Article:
What makes it challenging?
First, it doesn’t tell you what exactly the waves are bouncing off. It could be fish, but it could also be a patch of grass, stump, rock, or anything else of that sort.
There’s also an issue with location accuracy. It might tell you the depth of the fish, but there’s no saying how accurate the information is.
This type might be a good starting point for beginners who won’t use a fish finder that frequently. However, you’ll want something more efficient as you gain more experience.
Chirp sonar works similarly to standard sonar with the difference in sonar frequencies. However, it doesn’t send equal waves in the same pattern. Instead, it sends quick bursts of sonar waves to increase accuracy.
And, it works exactly so. These fish finders are much more accurate and faster. They tell us more about the water structure, showing a clear difference between things that move and those that don’t.
This makes it easy to tell fish apart from rocks and grass.
A fish finder with Down Imaging is much more expensive. However, it’s also much smarter as it paints a detailed picture of what’s below the water surface.
The picture it provides is easy to read, showing everything from fish, stumps, greenery, grass, trees, and more. And, it always refreshes, so you’re essentially getting real-time information about what’s beneath you.
These are accurate and will help you catch catfish with ease. The only problem is that they tell what’s under the boat. Unfortunately, you can’t know what’s around you, so distance-casting is out of the picture.
Side Imaging is the solution to the problem mentioned above. It helps to tell what’s around your boat so that you can cast at a distance.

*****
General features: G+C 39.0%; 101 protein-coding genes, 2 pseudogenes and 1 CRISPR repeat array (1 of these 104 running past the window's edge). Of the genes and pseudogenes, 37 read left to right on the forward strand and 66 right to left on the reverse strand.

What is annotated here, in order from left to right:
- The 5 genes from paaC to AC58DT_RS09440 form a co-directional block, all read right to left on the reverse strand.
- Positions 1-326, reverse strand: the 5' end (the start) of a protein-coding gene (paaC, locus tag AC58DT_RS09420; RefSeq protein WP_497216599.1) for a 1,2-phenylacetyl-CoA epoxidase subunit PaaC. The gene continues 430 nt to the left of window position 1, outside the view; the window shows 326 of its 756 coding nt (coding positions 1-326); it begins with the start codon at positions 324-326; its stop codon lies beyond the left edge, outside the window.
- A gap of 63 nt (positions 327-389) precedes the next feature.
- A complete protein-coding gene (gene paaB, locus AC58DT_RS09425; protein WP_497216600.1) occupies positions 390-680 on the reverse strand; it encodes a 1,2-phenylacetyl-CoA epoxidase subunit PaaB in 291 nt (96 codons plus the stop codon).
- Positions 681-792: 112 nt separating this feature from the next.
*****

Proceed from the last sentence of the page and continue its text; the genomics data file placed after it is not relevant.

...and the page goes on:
It works in deep and shallow waters and is great for distinguishing catfish and greenery. However, you should check the radius it can read.
And, you might also want other sonar technologies like down imaging and sonar along with side imaging. This way, you’re equipped to know exactly what’s under and around you.
Tips For Using A Fish Finder for Catfish
First and foremost, you should take the time to read the user manual if included. This is where you’ll learn how to properly use the product.
And, it’s also where you’ll find how to set it up and install. It’s an important step to avoid potential damage.
Keep in mind that you should never rely solely on the information a fish finder provides. The truth is, even if it doesn’t show any catfish, that doesn’t mean there are none.
It’s best to use a fish finder to learn about the structure below and around you. This will help you locate holes, steep ledges, and depressions ideal for catfish.
Final Thoughts on the Best Fish Finder for Catfish
Which one do you think would work the best for your needs and preferences? Again, think about the Humminbird 410950-1 HELIX 7 CHIRP MSI if you can’t make up your mind.
It’s user-friendly and accurate, offering detailed images of everything under and around you. It works in both shallow and deep water, which is another plus.
Others work equally well with a slight difference in features and, of course, the price.